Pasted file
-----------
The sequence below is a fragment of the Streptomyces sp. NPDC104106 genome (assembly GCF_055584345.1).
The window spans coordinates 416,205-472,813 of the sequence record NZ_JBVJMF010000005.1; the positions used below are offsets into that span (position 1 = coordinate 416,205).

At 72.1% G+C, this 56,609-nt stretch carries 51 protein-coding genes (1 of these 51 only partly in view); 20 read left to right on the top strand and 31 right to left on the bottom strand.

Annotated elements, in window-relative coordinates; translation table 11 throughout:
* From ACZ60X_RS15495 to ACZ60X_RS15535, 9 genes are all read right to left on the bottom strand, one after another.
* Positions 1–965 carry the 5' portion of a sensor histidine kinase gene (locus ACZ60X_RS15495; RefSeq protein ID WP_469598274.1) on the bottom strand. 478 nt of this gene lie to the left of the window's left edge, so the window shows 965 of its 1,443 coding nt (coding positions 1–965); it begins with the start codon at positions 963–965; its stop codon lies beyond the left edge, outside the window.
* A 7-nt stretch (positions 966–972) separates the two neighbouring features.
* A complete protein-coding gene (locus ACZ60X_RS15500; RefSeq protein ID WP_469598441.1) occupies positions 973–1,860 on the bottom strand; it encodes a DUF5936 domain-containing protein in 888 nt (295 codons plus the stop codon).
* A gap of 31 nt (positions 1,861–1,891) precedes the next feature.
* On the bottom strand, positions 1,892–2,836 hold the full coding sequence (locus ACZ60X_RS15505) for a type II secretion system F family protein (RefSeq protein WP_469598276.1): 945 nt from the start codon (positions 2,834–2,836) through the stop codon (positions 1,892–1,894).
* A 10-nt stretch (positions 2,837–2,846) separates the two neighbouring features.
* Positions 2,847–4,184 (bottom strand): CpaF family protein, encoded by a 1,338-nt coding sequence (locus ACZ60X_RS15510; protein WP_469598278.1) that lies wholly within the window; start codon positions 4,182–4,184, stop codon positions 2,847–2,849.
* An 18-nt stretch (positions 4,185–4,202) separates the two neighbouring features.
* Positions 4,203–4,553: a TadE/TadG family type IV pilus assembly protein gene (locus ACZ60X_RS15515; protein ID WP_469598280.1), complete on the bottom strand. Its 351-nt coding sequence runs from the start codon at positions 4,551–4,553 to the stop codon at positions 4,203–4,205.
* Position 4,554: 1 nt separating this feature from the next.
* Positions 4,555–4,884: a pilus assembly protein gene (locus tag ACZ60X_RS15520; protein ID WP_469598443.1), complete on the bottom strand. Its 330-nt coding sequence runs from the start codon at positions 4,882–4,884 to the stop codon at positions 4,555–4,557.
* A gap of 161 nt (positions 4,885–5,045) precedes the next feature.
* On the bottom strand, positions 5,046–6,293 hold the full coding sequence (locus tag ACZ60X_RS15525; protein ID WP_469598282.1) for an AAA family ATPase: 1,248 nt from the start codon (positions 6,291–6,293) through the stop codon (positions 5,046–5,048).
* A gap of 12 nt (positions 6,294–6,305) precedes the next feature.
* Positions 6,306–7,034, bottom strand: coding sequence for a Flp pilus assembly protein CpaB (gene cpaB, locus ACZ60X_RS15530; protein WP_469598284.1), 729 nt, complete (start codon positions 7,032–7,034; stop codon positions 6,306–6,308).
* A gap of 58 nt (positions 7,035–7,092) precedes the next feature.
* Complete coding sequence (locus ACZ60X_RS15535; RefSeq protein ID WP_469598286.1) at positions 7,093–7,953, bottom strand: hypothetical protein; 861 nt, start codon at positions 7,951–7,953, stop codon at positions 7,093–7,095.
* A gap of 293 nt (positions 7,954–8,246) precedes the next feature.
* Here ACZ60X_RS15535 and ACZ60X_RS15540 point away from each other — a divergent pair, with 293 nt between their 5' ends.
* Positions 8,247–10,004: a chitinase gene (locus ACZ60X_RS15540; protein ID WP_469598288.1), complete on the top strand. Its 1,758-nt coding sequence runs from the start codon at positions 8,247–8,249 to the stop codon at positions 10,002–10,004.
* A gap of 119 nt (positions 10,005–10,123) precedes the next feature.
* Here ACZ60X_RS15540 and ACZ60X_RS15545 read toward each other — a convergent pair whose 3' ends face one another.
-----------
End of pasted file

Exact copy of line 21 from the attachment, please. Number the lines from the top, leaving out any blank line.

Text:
* A gap of 58 nt (positions 7,035–7,092) precedes the next feature.